Was everything better in the past or does the ‘now’ also has its advantages? This new series reports on conversations between different generations about social themes.
Fusina Verloop (57) and her mother Lidy (92) are the first to take the stage. “Fusina does what I aspired to do.”
About each other
Fusina about her mother: “I admire her positivity, creativity and resilience. We have had two crazy years, but my mother did not become discouraged. She almost never complains and is more concerned about her hairdo. I inherited some of that joyful attitude to life.”
Lidy about her daughter: “Fuus is my source of support and my anchor. I can always count on her. We see each other at least once a week, sometimes more often.”
Working women used to be an exception back in the days. What was that like for you, Lidy?
“I studied engineering and worked as an architect for a couple of years, but I stopped working when I met Fusina's dad. I had five children in seven years’ time. That's the way it was back then. You had to give up work once you got married. It took me a lot of effort to accept that. I did use my architectural knowledge to keep the renovations in the house on the right track.”
Fusina: “My mother was always there for us. She managed the entire family. It is disrespectfully called ‘being a housewife’, but my father was only able to make progress in his career and earn money because my mum did everything else. When my dad passed away, in 1994, I was very curious to see how she would cope with that. She had always taken care of him and us, and would have been well in her right to just give up. But she started living her own life instead. She invested in friendships, picked up all kinds of things, took courses. I find that admirable.”
Lidy: “It was an entire new chapter in my life. I used to play second fiddle. My husband was in charge, I was the one taking care of the kids. When he died, I created a new life for myself. It didn’t feel as if there was an alternative; it came from my heart.”
How do you look at the working women of today, Lidy?
“I regret not having been one of those women myself. I would have loved to have a career. I had the skills and the knowledge, but those were different times. I think it's a great development that women are no longer only taking care of the children. I sometimes envy Fusina, hearing all the things she does. There are so many people in her inner circle, such an enormous network. A homemaker is home-bound. I truly enjoy her stories. She is doing what I aspired to do.”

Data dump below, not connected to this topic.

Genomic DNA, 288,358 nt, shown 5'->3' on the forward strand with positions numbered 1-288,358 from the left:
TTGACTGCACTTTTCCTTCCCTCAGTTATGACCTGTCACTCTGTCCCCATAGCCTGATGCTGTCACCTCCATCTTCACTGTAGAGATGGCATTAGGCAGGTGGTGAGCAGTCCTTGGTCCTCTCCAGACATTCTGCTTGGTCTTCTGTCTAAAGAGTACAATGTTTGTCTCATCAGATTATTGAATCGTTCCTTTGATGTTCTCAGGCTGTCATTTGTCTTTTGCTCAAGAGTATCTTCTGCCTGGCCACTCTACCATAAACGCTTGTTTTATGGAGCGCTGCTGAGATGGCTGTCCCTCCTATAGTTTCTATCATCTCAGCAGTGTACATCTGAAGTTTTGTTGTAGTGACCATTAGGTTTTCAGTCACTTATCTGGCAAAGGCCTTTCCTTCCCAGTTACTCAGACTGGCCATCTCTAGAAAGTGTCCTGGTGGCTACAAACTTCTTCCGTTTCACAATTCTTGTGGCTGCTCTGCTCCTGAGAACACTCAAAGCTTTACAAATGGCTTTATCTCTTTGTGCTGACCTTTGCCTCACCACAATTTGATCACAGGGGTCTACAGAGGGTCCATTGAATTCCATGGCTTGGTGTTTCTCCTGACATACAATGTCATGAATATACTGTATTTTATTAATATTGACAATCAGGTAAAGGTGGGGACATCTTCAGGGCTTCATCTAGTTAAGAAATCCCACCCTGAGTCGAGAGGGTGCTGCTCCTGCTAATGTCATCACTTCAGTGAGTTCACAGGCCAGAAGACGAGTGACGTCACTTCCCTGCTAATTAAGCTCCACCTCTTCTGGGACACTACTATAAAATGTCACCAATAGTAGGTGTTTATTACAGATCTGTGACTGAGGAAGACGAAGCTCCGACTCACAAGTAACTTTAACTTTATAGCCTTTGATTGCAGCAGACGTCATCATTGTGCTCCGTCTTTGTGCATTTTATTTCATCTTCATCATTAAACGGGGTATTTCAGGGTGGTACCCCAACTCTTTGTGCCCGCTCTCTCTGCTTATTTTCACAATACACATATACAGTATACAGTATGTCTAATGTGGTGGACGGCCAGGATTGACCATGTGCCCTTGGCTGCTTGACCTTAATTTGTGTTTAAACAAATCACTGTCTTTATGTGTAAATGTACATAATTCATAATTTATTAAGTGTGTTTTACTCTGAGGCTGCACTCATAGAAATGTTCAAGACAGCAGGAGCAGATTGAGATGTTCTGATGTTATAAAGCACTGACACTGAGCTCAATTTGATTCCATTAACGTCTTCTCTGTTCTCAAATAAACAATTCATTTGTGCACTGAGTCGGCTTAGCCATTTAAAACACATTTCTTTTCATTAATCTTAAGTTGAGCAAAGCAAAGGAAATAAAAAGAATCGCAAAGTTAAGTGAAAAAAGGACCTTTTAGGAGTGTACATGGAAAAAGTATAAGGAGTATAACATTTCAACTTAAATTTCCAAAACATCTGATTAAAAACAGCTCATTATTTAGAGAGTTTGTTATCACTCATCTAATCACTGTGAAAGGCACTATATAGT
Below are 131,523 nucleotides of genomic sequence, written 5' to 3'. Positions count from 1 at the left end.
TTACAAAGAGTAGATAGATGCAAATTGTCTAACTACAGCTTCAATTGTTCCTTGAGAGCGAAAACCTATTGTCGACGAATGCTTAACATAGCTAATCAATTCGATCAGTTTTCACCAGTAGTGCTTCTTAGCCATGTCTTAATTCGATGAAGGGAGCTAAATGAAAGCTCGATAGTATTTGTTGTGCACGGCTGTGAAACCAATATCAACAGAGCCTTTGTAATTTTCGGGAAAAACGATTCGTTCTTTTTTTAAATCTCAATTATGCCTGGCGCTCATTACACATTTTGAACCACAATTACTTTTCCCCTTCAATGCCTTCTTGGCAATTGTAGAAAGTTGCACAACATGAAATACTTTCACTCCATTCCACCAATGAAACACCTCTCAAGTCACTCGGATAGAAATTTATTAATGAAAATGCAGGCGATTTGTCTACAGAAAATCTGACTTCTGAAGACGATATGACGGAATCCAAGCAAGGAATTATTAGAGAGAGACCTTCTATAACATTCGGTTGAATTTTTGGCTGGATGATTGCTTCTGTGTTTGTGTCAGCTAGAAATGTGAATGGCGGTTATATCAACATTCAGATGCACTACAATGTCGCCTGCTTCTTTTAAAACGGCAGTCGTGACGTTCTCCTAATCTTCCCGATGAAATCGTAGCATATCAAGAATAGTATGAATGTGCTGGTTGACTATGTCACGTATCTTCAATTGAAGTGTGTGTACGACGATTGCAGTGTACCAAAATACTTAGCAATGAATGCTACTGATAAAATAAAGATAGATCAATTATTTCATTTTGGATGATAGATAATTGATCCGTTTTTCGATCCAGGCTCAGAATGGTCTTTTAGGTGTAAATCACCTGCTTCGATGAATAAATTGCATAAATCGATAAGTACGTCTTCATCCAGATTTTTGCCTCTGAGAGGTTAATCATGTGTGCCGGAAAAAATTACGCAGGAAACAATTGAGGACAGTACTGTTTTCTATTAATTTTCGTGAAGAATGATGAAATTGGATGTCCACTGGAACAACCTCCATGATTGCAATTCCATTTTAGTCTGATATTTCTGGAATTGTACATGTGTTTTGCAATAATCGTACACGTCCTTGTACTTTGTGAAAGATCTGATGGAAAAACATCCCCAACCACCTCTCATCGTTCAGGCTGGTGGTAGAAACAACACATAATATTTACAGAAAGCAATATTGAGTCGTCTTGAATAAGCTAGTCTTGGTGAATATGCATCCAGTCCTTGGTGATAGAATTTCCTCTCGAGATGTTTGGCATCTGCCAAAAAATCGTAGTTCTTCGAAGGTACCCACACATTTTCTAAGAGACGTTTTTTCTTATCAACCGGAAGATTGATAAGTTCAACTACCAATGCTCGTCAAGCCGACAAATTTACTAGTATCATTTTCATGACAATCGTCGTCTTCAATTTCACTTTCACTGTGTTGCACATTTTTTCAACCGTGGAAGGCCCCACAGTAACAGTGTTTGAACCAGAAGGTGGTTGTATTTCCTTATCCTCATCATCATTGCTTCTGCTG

Fusina: “You used to be very active in the past, right mum?”
Lidy: “Yes, I did a lot for the school and the tennis club. When the school's principal left, he said to me: ‘To me, you were the school's mother’. That says something about my commitment.”
Are there still steps to take in terms of emancipation?
Fusina: “I think we are definitely heading in the right direction but are still a bit behind compared to Scandinavian countries. We do the best we can. I am more in favor of natural evolution than all of us saying: things need to be done this way or the other. For example, I am not a firm believer in quotas for women. I also wonder to what extent women are willing to make the sacrifices required for certain high-level positions. Is that what they want if it means they are forced to spend less time at home, with their family? I don't have children myself, but it seems very difficult to me to combine work with a family.”
Lidy: “I think it's important for women to do what feels good. The most important thing is enjoying what you do.”
What was your living standard growing up?
Fusina: “We were relatively well-off.”
Lidy: “We always kept a tight grip on our expenditures, as that was something the wartime taught us. I still don't buy expensive stuff for myself. Although the children showed me that it's good sometimes to purchase high-quality items.”
Fusina: “I am the same: sparing in the basis, but I treat myself once in a while.”
What's your opinion on the current housing market?
Lidy: “I think it's a disgrace. Prior to my move to the nursing home in Baarn, I lived in Bosch en Duin for over fifty years. We purchased our detached house with a large garden 55 years ago for 85,000 Dutch guilders (nearly 40,000 euros, ed). That amount caused me many sleepless nights. And just look at the situation now.”
Fusina: “You can probably imagine the amount we sold the house for eventually. Fortunately, it was bought by a family who loved it just as much as we did because we sold it with pain in our hearts.”
Is a good life feasible for everyone in the Netherlands?
Lidy: “In general, I think we have a good life here compared to many other countries. Of course, there is poverty as well and some people experiencing misfortune. Life is also what you make of it.”
Fusina: “People used to spend their entire career at the same employer and that has changed. I have three sources of income. That's what I love about these times. It's not necessarily easy, but there are more opportunities.”
Lidy: “What you say is right. People used to be loyal to their employer. Someone changing jobs caused suspicion. You didn't just leave. People do now, but that also seems rather restless to me. Things used to be clearer in the past.”